In his first White House address after the recent confrontation of the United States with Iran, President Donald Trump asked NATO to take a bigger role in the Middle East. His call for higher involvement in the processes of the troubled region was met with much skepticism. Yet, though many fail to acknowledge it, NATO and its European members have a stake in the events in the Middle East. By taking a more leading position in a region not so far away from Europe, the alliance has not only the chance to help in peace efforts but also to recalibrate its scope and capabilities in the face of increasingly hybrid and indirect threats and challenges.
Though different members of the organization may have diverging interests and concerns, everybody wants to prevent an escalation that could be devastating. Some of the suggestions floated by President Trump, including the possibility of expanding NATO to the Middle East is extreme and will likely be rejected a priori. But these wild suggestions should not distract from the concrete possibility of having an increased NATO presence and role in that region.
The North Atlantic alliance, with unparalleled military capabilities in the modern world, has served as a powerful deterrent against destabilizing activities and malignant actors in Europe, especially vis a vis Russia, and has contributed actively in the fight against terrorism. Now, with new challenges being presented in its close proximity, NATO has the possibility to gain capabilities in terms of strategic engagement in peace efforts and serve as a cohesive force in defusing conflicts that could indirectly affect many member states.
No one can negate the already great contribution in prior U.S. efforts in the Mideast. The first and only invocation of NATO’s Article 5, which enshrines the principle of collective defense, was after the Al Qaeda terrorist attacks of September 11. The military alliance actively participated in the Afghanistan campaign. More recently, NATO has been an integral part of the U.S.-led campaign in the fight against the Islamic State.
Yet, while so far NATO has participated with active deployments and ground presence in these missions, the complexity of some conflicts, such as the one with Iran, would promote the development of new capabilities beyond merely military ones. New capacities in conflict prevention and peace efforts would not be a result of an artificial goal, but rather a natural inclination stemming from the acknowledgment that modern security concerns have evolved.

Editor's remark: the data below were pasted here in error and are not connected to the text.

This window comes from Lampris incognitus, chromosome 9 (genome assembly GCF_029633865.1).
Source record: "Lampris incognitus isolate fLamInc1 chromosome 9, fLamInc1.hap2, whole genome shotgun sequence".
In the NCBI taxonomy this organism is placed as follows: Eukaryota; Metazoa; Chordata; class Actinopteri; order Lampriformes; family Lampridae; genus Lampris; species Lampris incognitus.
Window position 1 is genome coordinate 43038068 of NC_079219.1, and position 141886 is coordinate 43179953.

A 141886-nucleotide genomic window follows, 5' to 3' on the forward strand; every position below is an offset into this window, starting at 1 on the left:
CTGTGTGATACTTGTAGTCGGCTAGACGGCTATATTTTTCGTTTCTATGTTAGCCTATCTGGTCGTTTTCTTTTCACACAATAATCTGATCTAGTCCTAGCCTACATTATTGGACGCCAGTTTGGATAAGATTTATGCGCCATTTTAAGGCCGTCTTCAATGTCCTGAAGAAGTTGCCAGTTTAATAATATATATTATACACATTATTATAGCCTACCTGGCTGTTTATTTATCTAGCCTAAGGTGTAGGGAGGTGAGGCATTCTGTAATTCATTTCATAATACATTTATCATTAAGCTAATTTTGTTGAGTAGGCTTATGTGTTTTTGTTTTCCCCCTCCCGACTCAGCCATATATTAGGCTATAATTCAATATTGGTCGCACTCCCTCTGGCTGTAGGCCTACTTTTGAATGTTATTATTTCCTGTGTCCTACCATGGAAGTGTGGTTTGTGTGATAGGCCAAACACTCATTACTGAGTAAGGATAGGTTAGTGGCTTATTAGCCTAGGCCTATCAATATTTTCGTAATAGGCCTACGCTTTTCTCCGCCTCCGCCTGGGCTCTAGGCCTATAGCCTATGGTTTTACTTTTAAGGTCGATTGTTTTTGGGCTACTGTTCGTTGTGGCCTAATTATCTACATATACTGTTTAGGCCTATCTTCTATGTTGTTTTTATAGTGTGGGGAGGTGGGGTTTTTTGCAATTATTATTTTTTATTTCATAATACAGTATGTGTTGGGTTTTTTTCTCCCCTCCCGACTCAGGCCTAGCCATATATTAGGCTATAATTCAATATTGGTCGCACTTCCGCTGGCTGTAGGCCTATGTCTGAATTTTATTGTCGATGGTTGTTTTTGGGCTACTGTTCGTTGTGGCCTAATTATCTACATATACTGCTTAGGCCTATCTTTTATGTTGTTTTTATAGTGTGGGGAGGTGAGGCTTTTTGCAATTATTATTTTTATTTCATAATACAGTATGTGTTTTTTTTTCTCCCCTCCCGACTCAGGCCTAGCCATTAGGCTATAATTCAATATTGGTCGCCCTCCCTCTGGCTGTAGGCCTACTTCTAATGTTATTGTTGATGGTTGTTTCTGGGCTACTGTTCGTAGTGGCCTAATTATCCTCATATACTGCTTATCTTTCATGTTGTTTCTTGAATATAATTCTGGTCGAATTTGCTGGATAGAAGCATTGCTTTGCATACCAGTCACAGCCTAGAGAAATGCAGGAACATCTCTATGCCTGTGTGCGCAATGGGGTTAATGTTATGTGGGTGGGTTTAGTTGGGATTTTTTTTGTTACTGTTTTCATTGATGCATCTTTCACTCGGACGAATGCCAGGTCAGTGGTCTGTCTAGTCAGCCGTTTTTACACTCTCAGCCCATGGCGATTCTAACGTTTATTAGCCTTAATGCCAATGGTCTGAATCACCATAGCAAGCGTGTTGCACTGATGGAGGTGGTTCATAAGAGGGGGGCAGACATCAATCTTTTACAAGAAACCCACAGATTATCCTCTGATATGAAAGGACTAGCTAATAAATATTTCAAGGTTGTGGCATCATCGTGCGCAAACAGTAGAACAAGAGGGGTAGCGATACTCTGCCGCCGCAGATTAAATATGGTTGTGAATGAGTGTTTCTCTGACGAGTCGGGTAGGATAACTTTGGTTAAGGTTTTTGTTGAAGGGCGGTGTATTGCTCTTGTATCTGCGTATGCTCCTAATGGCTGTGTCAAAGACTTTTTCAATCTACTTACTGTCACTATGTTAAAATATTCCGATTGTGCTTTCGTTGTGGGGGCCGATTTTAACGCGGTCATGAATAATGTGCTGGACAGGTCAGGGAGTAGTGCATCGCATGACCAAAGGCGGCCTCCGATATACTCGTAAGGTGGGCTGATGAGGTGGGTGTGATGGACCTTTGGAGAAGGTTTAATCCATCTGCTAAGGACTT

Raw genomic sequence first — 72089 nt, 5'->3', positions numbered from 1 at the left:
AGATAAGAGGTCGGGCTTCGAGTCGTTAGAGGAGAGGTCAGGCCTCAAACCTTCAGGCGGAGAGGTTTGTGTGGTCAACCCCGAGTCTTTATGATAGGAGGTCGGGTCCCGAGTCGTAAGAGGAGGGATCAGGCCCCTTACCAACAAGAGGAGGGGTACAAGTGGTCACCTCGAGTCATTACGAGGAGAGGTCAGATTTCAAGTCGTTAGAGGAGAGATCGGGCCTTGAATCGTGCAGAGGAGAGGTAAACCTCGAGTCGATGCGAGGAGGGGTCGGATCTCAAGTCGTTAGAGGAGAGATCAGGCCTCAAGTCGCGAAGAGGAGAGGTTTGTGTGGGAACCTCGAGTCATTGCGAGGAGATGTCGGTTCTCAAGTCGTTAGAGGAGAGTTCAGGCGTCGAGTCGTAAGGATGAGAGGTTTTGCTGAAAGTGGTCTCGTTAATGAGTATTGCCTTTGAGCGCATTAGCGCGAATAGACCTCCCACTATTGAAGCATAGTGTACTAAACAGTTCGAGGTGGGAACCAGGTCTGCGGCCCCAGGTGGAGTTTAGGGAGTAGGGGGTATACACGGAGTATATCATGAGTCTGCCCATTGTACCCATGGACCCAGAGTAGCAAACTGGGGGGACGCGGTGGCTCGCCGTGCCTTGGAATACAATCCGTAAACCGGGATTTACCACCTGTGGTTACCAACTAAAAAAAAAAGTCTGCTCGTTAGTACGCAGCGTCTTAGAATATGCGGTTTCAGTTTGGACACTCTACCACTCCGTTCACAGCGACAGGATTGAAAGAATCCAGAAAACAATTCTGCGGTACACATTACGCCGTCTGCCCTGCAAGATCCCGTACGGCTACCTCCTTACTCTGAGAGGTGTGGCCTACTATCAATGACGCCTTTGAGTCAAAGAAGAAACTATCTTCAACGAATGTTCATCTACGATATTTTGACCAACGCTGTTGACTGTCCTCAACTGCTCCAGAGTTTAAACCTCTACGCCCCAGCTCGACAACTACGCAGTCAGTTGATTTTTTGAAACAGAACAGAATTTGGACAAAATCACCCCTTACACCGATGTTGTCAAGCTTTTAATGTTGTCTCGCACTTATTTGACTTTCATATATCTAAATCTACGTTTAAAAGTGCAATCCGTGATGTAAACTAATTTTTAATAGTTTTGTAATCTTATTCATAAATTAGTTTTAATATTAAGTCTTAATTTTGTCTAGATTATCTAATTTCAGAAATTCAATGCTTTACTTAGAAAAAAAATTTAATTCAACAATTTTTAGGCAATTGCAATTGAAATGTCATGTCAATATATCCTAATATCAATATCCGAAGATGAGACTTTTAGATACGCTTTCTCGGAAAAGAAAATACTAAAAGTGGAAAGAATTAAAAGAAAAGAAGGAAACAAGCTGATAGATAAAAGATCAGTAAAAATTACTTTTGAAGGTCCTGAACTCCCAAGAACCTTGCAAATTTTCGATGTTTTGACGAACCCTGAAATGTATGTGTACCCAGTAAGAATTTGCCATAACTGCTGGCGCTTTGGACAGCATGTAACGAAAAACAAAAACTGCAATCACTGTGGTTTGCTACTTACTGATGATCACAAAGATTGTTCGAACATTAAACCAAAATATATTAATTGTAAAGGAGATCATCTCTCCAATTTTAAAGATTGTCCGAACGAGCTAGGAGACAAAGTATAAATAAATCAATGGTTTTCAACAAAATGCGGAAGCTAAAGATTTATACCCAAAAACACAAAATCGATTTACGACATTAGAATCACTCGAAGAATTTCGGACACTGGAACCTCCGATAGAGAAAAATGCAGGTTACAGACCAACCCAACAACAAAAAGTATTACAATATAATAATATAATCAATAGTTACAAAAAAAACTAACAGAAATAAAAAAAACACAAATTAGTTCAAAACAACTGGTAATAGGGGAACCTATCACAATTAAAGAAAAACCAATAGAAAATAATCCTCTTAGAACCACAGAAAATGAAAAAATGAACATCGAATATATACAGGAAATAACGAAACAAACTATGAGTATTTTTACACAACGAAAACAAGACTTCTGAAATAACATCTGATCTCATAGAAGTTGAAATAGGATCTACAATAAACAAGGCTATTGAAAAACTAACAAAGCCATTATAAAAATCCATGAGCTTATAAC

A potential military confrontation or a fully-fledged war could have unintended consequences for Europe. Conflicts in the Middle East and North Africa have shown that they can have side effects on the security and stability of Europe. The wars in Syria and in Libya were accompanied by an influx of migrants that destabilized Europe and resulted in a humanitarian crisis that tore European consensus apart.
In reacting to the news of the death of Soleimani, NATO Secretary-General Jens Stoltenberg took a measured and careful approach due to the sensitivity of the moment and the risk of escalation. Both the United States and Iran have stated that they do not want a military confrontation but there is still the danger that unforeseen events and miscalculations could lead to war. The opportunity is there for NATO to get actively involved in Mideast peace efforts.
Many Europeans might be skeptical about this new dimension of NATO but it is worth highlighting that European powers could elevate their geopolitical position and address security concerns through it. The need to revamp the military union has been emphasized by European leaders. French president Emmanuel Macron’s provocation with his characterization of NATO as an organization “experiencing a brain death” aimed to increase awareness about the need for the recalibration of its role and mission.
For many decades, NATO has served as a peace tool that deterred hostile actors with its military might. In an increasingly changing world and with new complex challenges that asymmetrically and indirectly affect its members, the alliance needs to develop and enhance its capabilities in conflict prevention, conflict resolution, and peace efforts. By doing so, it could serve as a strategic force in containing current and future conflicts that could threaten the security and stability of its member states. The current Mideast is a good place to start.
Akri Çipa is a foreign policy expert and researcher specialized in the Balkans and the Middle East. He holds a Master of Science degree in Negotiation and Conflict Resolution from Columbia University in New York. He can be found on Twitter @AkriCipa